A Facebook friend of mine unfriended me. Before unfriending me, she mentioned that she had observed that I had started a blog on feminism, and made a point of being offensive about the fact that I was an active feminist. She told me that she didn’t believe in feminism and that although she championed for the rights of women, she would not want to be associated with feminism, adding that she would be offended if she was ever referred to as a feminist. I had just started writing my blog at that time, and I was getting a number of … Continue reading The great discomfort
“What is feminism?” is a question that I have been asked very many times. Last week alone, I was asked the question three times. As people ask this question, many do not hesitate to share their understanding of feminism with me. The most common ones tend to be feminists as women who hate men, with intentions to be like men and go against nature by dominating over men. After responding to this question during a radio show last week, I got into a discussion with a feminist friend who had listened to the programme, and we both agreed how difficult … Continue reading Every struggle needs feminism
“I packed my bags and left.” That is the opening line of Dambudzo Marechera’s book, House of Hunger, a statement that I find symbolic, and perhaps indicative that this is Dambudzo’s way of preparing to share with his readers about his journey in life. Journeys are interesting because no matter how much you have, quite often you leave all that behind and take just what you need for a particular journey. I’ve gone on journeys with just a pair of pants, two blouses, a few sets of underwear, a tooth brush and toothpaste, because that is all that I needed … Continue reading I packed my bags and left
When I finally embraced feminism, I was one happy woman. I’d had ups and downs with feminism for about 10 years of my life, dropping it and picking it again every so often in my 20’s. I was conflicted between fully embracing women’s liberation, while battling with the need to conform to what was required of me as woman, based on social and religious teachings. After a four year feminism-drop, I decided to explore and open my mind up to feminism once again. This time I wanted to understand feminism, and at the same time be as critical of feminism … Continue reading Some tea without sugar for the cyber-feminists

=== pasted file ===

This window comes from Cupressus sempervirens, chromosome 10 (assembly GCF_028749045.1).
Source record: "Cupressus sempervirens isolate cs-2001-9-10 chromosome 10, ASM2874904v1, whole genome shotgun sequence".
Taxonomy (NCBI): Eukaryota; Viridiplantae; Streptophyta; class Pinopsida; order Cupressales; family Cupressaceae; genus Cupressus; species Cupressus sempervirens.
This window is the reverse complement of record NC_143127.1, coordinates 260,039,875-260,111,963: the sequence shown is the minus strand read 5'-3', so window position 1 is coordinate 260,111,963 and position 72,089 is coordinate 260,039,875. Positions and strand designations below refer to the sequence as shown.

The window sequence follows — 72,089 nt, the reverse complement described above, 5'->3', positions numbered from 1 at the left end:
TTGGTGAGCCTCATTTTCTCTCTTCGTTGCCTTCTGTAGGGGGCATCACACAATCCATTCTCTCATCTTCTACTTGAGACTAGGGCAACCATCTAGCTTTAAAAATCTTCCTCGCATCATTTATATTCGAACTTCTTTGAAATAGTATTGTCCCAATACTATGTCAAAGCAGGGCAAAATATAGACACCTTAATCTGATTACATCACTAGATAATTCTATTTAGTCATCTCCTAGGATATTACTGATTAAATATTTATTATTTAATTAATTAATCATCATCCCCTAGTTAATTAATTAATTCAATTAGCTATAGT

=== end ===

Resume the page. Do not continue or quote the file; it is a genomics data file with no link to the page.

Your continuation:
Guest post by Varyanne Sika When I found Cera’s blog I was desperately searching for less known and less established feminist writers (at the time) who were writing about feminism in accessible ways in Kenya. I found Cera’s blog on twitter through a simple search using a combination of two key words Kenyan + feminist. It was a search for feminists who stood firm in their feminism and at the time, to me, nothing was more firm than a bio or name that did not hide behind the kind of meandering and clumsy definitions of feminism I had been finding. … Continue reading African feminists found
As girls, one of our greatest aspirations in primary school was to be requested to make tea for teachers in the staff room during break time. This was a great honour, feted to the most hardworking, responsible and mature girls. While boys aspired to explore the outside world through play, we aspired to be honoured with the role of making tea, often envying the few that earned this role. At such an early age, we were already being taught and internalizing the need to aspire for the domestic domain. In Form 2, one day while eating as I walked along … Continue reading The hidden curriculum: Are girls getting more empowered?